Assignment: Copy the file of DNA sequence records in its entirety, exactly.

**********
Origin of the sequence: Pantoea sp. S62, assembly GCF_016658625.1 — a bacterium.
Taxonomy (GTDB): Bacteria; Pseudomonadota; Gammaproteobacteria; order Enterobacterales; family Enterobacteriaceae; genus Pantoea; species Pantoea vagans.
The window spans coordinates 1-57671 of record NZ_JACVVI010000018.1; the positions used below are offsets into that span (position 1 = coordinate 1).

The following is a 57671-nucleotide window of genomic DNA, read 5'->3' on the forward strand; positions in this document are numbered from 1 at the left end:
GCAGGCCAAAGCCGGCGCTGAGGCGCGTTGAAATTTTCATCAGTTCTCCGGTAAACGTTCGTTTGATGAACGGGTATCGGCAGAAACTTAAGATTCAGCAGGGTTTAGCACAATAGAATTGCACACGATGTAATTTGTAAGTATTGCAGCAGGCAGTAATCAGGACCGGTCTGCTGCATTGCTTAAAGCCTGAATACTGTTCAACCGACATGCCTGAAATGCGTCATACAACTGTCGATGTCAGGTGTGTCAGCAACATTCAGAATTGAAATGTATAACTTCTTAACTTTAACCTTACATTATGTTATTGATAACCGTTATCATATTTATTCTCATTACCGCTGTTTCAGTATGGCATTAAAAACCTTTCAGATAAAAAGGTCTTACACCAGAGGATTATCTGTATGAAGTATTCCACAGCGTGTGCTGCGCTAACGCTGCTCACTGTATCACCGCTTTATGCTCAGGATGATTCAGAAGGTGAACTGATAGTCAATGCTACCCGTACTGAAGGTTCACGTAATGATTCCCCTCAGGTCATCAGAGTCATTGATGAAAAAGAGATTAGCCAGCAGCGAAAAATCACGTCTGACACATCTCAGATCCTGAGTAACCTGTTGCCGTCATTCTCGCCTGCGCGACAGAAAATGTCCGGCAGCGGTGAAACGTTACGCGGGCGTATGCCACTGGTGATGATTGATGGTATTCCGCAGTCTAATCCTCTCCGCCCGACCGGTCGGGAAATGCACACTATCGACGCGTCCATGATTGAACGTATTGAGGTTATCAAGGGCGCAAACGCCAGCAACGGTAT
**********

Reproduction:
Origin of the sequence: Pantoea sp. S62, assembly GCF_016658625.1 — a bacterium.
Taxonomy (GTDB): Bacteria; Pseudomonadota; Gammaproteobacteria; order Enterobacterales; family Enterobacteriaceae; genus Pantoea; species Pantoea vagans.
The window spans coordinates 1-57671 of record NZ_JACVVI010000018.1; the positions used below are offsets into that span (position 1 = coordinate 1).

The following is a 57671-nucleotide window of genomic DNA, read 5'->3' on the forward strand; positions in this document are numbered from 1 at the left end:
GCAGGCCAAAGCCGGCGCTGAGGCGCGTTGAAATTTTCATCAGTTCTCCGGTAAACGTTCGTTTGATGAACGGGTATCGGCAGAAACTTAAGATTCAGCAGGGTTTAGCACAATAGAATTGCACACGATGTAATTTGTAAGTATTGCAGCAGGCAGTAATCAGGACCGGTCTGCTGCATTGCTTAAAGCCTGAATACTGTTCAACCGACATGCCTGAAATGCGTCATACAACTGTCGATGTCAGGTGTGTCAGCAACATTCAGAATTGAAATGTATAACTTCTTAACTTTAACCTTACATTATGTTATTGATAACCGTTATCATATTTATTCTCATTACCGCTGTTTCAGTATGGCATTAAAAACCTTTCAGATAAAAAGGTCTTACACCAGAGGATTATCTGTATGAAGTATTCCACAGCGTGTGCTGCGCTAACGCTGCTCACTGTATCACCGCTTTATGCTCAGGATGATTCAGAAGGTGAACTGATAGTCAATGCTACCCGTACTGAAGGTTCACGTAATGATTCCCCTCAGGTCATCAGAGTCATTGATGAAAAAGAGATTAGCCAGCAGCGAAAAATCACGTCTGACACATCTCAGATCCTGAGTAACCTGTTGCCGTCATTCTCGCCTGCGCGACAGAAAATGTCCGGCAGCGGTGAAACGTTACGCGGGCGTATGCCACTGGTGATGATTGATGGTATTCCGCAGTCTAATCCTCTCCGCCCGACCGGTCGGGAAATGCACACTATCGACGCGTCCATGATTGAACGTATTGAGGTTATCAAGGGCGCAAACGCCAGCAACGGTAT